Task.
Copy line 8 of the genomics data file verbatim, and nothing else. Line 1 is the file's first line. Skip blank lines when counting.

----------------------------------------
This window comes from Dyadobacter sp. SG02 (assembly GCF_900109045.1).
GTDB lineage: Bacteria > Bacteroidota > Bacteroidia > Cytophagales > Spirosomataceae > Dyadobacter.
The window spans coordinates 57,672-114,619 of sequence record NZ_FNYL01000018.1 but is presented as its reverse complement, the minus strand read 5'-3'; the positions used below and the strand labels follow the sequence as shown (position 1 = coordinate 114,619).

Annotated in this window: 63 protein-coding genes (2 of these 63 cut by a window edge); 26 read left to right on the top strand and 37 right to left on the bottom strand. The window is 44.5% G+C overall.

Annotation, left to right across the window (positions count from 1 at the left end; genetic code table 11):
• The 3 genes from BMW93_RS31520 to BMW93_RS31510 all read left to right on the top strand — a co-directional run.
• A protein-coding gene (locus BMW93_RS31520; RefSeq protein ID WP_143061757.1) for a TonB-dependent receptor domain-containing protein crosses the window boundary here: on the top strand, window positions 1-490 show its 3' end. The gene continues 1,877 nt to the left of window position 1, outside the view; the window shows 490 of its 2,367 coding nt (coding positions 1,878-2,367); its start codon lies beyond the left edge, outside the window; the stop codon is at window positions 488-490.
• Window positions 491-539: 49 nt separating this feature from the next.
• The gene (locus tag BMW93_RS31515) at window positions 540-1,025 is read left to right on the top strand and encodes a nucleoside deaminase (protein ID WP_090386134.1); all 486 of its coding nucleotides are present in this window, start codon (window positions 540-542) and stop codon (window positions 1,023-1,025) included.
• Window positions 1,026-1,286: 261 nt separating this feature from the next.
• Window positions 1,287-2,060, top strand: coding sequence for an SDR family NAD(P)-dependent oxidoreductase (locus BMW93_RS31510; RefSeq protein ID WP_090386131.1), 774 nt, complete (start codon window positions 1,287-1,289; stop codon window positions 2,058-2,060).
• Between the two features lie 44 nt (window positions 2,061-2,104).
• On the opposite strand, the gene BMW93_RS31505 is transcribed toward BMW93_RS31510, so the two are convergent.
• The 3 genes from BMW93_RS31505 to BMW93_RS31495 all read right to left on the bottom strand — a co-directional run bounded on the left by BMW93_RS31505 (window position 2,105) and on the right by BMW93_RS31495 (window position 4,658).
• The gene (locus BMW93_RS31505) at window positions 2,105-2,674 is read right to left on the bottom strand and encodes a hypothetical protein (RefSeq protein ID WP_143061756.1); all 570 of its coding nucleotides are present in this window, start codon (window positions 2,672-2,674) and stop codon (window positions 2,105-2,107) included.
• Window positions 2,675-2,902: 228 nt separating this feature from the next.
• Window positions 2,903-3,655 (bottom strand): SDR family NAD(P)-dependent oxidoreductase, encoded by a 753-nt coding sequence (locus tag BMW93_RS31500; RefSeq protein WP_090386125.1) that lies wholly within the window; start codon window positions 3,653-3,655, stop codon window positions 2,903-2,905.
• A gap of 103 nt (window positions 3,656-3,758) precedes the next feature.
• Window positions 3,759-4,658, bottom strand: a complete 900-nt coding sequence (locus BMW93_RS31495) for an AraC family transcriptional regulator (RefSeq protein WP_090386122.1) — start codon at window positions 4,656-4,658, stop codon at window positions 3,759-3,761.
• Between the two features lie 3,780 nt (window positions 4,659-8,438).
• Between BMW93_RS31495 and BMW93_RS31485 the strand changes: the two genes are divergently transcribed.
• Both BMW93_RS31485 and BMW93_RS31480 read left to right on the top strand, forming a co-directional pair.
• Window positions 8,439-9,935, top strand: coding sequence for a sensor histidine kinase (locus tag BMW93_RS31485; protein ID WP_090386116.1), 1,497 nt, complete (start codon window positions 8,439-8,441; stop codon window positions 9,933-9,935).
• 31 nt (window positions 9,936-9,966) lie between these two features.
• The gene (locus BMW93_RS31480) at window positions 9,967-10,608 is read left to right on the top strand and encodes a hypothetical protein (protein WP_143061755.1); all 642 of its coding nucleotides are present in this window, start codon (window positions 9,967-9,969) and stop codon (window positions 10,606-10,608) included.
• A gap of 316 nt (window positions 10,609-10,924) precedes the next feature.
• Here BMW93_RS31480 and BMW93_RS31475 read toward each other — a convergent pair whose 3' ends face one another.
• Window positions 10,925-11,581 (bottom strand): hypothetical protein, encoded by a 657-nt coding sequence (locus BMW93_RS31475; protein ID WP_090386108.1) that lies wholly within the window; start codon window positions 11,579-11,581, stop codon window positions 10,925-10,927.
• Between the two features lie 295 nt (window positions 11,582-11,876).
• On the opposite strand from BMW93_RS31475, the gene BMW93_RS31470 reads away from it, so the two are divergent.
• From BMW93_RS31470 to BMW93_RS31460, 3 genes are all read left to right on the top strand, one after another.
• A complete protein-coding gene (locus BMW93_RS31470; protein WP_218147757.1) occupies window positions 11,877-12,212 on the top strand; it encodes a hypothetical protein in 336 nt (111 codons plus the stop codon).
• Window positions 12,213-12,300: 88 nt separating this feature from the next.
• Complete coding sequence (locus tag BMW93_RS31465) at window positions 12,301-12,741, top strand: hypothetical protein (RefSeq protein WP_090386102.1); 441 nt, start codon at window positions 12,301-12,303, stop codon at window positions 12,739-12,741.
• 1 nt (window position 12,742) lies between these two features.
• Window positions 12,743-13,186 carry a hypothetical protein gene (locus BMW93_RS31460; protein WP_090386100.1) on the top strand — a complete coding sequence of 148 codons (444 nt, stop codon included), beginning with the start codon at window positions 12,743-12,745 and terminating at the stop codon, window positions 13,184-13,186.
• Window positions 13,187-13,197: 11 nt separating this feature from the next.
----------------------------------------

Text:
• Window positions 491-539: 49 nt separating this feature from the next.